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Australian gun laws


The recent mass shooting in Connecticut in the United States has led to commentators to again consider Australia’s approach to firearms controls following, in particular, the 1996 Port Arthur Massacre which involved the use of several assault rifles, and also the 2002 Monash shootings perpetrated with a semi-automatic pistol.

National agreements by Australian governments after each incident formed the basis of current regulatory controls.

Responsibility for the regulation of firearms in Australia 

The form of the two national agreements reflects the allocation of regulatory authority for firearms under the Australian Constitution. State and territory governments are responsible for regulating ownership, licensing, use and sale of firearms. The Commonwealth, consistent with its responsibility for border control, has authority over the import and export of firearms. 

1996 National Firearms Agreement

The Agreement committed all states and territories to a system of firearms licensing and registration. The terms of the Agreement included: 
  • banning automatic and semi-automatic firearms; 
  • limiting the availability of non-military style semi-automatic rifles and shotguns to primary producers, professional vertebrate pest controllers, and a limited class of clay target shooters; 
  • introducing registration for all firearms; 
  • grouping firearms into 5 broad licensing categories reflecting their characteristics and relative risk (see the list below); 
  • requiring all licence applicants to establish a genuine reason for firearms ownership; 
  • requiring licence applicants to establish that they have a genuine need for the particular category of firearm;           
  • requiring that permits be acquired for every new firearm purchase, with the issue of a permit to be subject to a waiting period of at least 28 days to enable appropriate checks to be made;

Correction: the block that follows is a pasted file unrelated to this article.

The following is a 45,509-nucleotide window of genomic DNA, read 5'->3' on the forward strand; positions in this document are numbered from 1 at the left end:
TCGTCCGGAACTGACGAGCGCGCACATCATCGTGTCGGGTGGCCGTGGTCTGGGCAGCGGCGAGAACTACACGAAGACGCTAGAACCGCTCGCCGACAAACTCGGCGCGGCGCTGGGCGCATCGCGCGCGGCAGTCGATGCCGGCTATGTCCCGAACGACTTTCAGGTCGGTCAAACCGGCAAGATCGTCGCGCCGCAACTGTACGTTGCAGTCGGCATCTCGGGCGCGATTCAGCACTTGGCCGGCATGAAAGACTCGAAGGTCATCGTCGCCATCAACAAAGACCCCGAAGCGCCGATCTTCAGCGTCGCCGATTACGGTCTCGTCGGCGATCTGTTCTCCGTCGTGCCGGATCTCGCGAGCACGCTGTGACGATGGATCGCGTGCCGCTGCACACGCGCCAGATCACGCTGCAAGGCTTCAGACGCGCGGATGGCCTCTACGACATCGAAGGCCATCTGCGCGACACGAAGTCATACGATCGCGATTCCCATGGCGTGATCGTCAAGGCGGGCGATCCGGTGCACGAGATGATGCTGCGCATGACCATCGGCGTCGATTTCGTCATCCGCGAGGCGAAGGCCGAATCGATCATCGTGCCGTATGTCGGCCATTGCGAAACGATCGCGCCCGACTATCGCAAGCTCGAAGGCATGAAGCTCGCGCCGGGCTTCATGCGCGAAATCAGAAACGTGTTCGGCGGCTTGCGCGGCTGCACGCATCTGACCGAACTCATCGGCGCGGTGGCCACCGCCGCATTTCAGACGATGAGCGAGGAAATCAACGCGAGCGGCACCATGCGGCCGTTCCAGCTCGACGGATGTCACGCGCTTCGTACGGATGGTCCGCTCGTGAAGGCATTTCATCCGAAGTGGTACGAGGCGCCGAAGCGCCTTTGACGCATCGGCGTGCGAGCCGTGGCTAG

• stricter storage requirements for all firearms; and 
  • requiring all sales to be conducted by or through licensed firearms dealers. 

Examples of the firearms in the five licensing categories are: 
  • Category A: rimfire rifles, and single and double barrel shotguns. 
  • Category B: single shot and repeating centre fire rifles. 
  • Category C: semi automatic rimfire rifles with a magazine capacity no greater than 10 rounds; and semi automatic or pump action shotguns with a magazine capacity no greater than 5 rounds. 
  • Category D: self-loading centre fire rifles. 
  • Category H: handguns. 

This system is stricter than that of a number of comparable countries. 

First, and in contrast to the position in the United States, there is no legal right to gun ownership. Owning and using a firearm is limited in Australia to people who have a genuine reason and self-protection does not constitute a genuine reason to possess, own or use a firearm.

Secondly, the Australian system requires both the licensing of individual shooters and the registration of each firearm. In contrast, countries such as New Zealand and Canada broadly speaking only require shooters to obtain a license, which enables them to freely purchase firearms appropriate to that licence.

2002 National agreement on handguns 

In 2002, a student killed two fellow students at Monash University in Victoria with semi-automatic pistols he had acquired as a member of a shooting club. 

The subsequent national agreement on handguns led to legislative changes in all jurisdictions to limit access to more powerful or easily concealable handguns. Changes included a 10-round magazine capacity limit, a calibre limit of not more than .38 inches (9.65 mm), a barrel length limit of not less than 120 mm (4.72 inches) for semi-automatic pistols and 100 mm (3.94 inches) for revolvers, and stricter probation and attendance requirements for sporting target shooters. 

Are the guns used in the US shootings available in Australia? 

According to media reports, Adam Lanza was armed with a Bushmaster AR-15 assault rifle, as well Glock and SIG-Sauer pistols. 

The Bushmaster AR-15 is based on the US military standard issue firearm (often referred to as the M16) and is a semi-automatic centre fire rifle firing .223 calibre (or 5.56mm) rounds. Under Australian laws, it would be classified as a Category D firearm, with ownership restricted to military, police, and professional vertebrate pest controllers. 

It should be noted that fully-automatic rifles (‘machine guns’) are never permitted for civilian ownership. 

Glock or SIG-Sauer pistols may be legally owned in Australia, providing they fall within the length, calibre or shot capacity limits of Australian law. Both companies manufacture a wide variety of models, so it is not possible to generalise. However, some media reports have stated that the Glock pistol used was chambered for 10mm ammunition, which exceeds the maximum permitted calibre in Australia. 

Recent developments

Following meetings of the Standing Council on Police and Emergency Management in June and November, Ministers announced a number of measures to strengthen the integrity of Australia’s firearms regime. These included the development of a national firearms registry and improved capacity to trace firearms linked to crime.